Creating the base schema

The example application uses a plants table, with varchar columns common_name, latin_name, & description:

    id SERIAL,
    latin_name varchar,
    common_name varchar,
    description varchar

Adding a TSVector column

In order to make the contents of the plants table searchable, a TSVector column is added:

  ADD tsv TSVector;

Adding a trigger function

Although the column is in place, its contents must be updated to include the text from the searchable columns. The easiest way to ensure that this column is kept up-to-date is to use a trigger, which can be set to execute every time a row is inserted or updated:

  tsvector_update_trigger(tsv, 'pg_catalog.english', latin_name, common_name, description);

tsvector_update_trigger() is a function that updates a TSVector column from the contents of the specified columns. Here, the tsv column will store a TSVector representation from latin_name, common_name, and description.

Adding a full text index

The last step is to add an index on this column to maximize query performance:

  USING GIN(tsv);

For full text indexing, Postgres provides two index types, GIN and GiST, which have significantly different performance characteristics that are worth mentioning:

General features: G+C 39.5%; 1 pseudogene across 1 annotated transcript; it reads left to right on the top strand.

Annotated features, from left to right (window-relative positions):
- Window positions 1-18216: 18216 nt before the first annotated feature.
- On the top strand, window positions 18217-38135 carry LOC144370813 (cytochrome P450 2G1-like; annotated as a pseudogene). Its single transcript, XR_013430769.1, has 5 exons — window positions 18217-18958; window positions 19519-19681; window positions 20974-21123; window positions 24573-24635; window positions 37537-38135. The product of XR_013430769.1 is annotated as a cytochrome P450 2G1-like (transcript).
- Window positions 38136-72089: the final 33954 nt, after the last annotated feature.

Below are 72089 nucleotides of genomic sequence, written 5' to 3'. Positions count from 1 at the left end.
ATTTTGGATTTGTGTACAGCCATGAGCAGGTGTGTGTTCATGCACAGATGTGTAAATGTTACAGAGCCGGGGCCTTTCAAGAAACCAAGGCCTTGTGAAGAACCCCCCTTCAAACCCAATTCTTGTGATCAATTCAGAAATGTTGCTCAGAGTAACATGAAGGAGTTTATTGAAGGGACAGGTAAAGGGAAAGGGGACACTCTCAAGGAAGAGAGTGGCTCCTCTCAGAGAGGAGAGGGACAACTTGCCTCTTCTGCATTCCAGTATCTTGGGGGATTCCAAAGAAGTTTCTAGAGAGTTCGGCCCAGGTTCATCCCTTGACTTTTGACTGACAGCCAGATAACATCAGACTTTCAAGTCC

• GIN index lookups are about three times faster than GiST
  • GIN indexes take about three times longer to build than GiST
  • GIN indexes are moderately slower to update than GiST indexes
  • GIN indexes are two-to-three times larger than GiST indexes

Since the content in the example will remain relatively static, the optimized performance on lookups make up for the extra time and space needed to create the index in the first place.

Adding a pattern matching index

Pattern matching is a standard feature of SQL databases. If a column contains relatively short strings, such as names or titles, then basic filtering on that column individually can be more easily accomplished using pattern matching than full text search.

In the example, plants can be filtered by name (common or Latin) as the user types. Since these columns will be used for lookup, it’s important that they are properly indexed:

CREATE INDEX latin_name_idx ON plants(latin_name);
CREATE INDEX common_name_idx ON plants(common_name);

Unlike the full text index, it is not important to specify the indexing scheme, as the default B-Tree index will suffice.

Full text search SQL

Using the full text index requires SQL of the following form:

SELECT * FROM plants
  WHERE tsv @@ to_tsquery('english', ':*?');